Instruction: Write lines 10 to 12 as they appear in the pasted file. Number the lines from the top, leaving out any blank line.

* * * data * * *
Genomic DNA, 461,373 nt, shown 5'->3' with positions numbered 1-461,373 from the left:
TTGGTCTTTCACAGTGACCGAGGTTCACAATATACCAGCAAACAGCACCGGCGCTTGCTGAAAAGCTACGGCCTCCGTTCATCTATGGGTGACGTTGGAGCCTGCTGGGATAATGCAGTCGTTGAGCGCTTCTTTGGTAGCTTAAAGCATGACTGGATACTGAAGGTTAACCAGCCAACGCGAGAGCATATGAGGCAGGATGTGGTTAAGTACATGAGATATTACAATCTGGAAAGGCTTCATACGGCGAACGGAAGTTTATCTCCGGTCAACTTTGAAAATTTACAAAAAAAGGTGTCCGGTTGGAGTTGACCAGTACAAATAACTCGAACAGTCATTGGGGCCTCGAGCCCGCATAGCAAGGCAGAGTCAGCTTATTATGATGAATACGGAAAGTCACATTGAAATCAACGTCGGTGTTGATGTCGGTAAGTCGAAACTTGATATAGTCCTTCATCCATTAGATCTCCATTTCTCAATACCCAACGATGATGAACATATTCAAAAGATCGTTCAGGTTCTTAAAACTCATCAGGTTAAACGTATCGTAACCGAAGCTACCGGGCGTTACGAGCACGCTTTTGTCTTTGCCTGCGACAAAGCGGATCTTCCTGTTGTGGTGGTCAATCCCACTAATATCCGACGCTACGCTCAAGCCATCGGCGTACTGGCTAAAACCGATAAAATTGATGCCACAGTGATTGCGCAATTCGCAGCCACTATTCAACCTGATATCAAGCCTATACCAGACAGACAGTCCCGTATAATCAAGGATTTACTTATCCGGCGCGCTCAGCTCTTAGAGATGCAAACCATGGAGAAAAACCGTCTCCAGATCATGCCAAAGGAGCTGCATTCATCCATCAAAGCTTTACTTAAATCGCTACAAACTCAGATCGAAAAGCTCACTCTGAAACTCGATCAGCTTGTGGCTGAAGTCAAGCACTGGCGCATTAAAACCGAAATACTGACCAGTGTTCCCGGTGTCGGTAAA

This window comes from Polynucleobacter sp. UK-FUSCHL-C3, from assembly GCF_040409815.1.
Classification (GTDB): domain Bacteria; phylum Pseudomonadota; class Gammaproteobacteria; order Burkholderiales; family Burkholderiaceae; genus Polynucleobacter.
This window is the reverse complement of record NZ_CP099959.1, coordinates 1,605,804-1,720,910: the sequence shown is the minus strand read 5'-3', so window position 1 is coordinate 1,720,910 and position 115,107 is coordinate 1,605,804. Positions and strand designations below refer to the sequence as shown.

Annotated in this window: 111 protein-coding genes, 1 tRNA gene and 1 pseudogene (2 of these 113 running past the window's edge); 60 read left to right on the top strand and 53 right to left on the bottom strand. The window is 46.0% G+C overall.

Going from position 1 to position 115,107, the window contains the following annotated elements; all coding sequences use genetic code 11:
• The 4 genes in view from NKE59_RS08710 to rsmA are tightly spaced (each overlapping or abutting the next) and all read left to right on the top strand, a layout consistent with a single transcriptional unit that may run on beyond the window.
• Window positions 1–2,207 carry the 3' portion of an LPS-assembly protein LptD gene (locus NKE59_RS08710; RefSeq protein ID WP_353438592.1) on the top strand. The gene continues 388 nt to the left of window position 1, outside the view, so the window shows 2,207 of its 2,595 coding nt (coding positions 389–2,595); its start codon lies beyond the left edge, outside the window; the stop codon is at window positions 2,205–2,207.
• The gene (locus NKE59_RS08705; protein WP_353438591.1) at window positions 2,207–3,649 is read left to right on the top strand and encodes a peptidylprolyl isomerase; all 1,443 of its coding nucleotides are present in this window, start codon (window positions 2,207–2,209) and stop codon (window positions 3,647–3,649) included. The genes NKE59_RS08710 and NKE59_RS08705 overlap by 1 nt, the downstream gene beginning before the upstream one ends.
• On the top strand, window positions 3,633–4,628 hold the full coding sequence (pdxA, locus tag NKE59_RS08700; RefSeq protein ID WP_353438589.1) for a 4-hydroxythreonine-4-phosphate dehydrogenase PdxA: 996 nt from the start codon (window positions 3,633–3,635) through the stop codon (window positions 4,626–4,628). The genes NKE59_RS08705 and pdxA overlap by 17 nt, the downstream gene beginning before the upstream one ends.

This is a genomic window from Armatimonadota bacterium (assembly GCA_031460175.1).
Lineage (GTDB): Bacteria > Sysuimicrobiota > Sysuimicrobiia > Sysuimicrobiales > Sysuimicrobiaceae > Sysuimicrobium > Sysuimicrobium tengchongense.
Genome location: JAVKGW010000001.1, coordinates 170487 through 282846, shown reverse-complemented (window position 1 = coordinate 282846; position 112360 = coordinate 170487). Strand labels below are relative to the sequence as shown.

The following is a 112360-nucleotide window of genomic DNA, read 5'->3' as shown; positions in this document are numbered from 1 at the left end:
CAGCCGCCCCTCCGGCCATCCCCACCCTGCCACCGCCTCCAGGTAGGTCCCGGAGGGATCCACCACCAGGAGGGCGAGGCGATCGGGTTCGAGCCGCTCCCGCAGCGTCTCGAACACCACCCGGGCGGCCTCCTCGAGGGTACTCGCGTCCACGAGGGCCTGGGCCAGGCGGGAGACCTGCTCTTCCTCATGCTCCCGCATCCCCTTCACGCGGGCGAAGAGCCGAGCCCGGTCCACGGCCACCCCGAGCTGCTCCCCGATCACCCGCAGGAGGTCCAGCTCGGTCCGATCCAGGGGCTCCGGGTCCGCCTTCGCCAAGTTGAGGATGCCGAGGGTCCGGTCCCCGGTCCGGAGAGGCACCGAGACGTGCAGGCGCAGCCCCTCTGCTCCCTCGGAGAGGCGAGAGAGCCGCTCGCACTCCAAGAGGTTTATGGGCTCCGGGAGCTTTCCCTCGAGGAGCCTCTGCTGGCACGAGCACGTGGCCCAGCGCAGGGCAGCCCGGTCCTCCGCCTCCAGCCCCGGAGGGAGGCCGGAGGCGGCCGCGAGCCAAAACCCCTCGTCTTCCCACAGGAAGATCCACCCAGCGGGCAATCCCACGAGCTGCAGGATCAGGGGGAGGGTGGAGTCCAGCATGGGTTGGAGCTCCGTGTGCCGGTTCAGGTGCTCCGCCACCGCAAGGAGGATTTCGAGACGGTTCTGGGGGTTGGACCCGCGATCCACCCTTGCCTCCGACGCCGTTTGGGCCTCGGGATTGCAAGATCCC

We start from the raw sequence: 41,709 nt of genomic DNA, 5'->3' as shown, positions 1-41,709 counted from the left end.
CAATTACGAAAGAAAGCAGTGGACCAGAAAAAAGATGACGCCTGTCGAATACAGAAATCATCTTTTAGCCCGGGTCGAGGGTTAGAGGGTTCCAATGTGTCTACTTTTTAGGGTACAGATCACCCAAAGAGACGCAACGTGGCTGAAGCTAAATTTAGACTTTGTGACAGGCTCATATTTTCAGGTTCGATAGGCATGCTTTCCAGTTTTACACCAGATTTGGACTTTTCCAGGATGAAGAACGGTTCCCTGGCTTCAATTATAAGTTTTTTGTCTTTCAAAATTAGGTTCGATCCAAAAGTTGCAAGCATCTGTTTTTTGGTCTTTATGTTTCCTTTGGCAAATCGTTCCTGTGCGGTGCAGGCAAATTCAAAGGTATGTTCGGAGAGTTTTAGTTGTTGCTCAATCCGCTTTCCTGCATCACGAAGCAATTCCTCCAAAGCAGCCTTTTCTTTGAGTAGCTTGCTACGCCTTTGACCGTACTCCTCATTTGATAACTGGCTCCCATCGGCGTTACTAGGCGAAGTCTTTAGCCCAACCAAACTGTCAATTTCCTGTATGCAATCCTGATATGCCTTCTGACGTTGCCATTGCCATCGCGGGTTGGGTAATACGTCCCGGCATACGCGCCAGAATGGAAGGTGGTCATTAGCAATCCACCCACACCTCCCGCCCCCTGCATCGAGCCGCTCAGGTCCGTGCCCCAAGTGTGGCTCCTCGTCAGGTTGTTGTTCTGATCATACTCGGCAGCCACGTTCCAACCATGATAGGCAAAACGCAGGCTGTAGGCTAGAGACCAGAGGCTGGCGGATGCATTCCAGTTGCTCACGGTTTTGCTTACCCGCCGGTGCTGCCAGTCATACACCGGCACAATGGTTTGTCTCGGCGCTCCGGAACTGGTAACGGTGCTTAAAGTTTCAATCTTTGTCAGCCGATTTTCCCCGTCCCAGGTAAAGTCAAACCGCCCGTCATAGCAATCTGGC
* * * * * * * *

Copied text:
• The gene (locus NKE59_RS08705; protein WP_353438591.1) at window positions 2,207–3,649 is read left to right on the top strand and encodes a peptidylprolyl isomerase; all 1,443 of its coding nucleotides are present in this window, start codon (window positions 2,207–2,209) and stop codon (window positions 3,647–3,649) included. The genes NKE59_RS08710 and NKE59_RS08705 overlap by 1 nt, the downstream gene beginning before the upstream one ends.
• On the top strand, window positions 3,633–4,628 hold the full coding sequence (pdxA, locus tag NKE59_RS08700; RefSeq protein ID WP_353438589.1) for a 4-hydroxythreonine-4-phosphate dehydrogenase PdxA: 996 nt from the start codon (window positions 3,633–3,635) through the stop codon (window positions 4,626–4,628). The genes NKE59_RS08705 and pdxA overlap by 17 nt, the downstream gene beginning before the upstream one ends.

This is a genomic window from Armatimonadota bacterium (assembly GCA_031460175.1).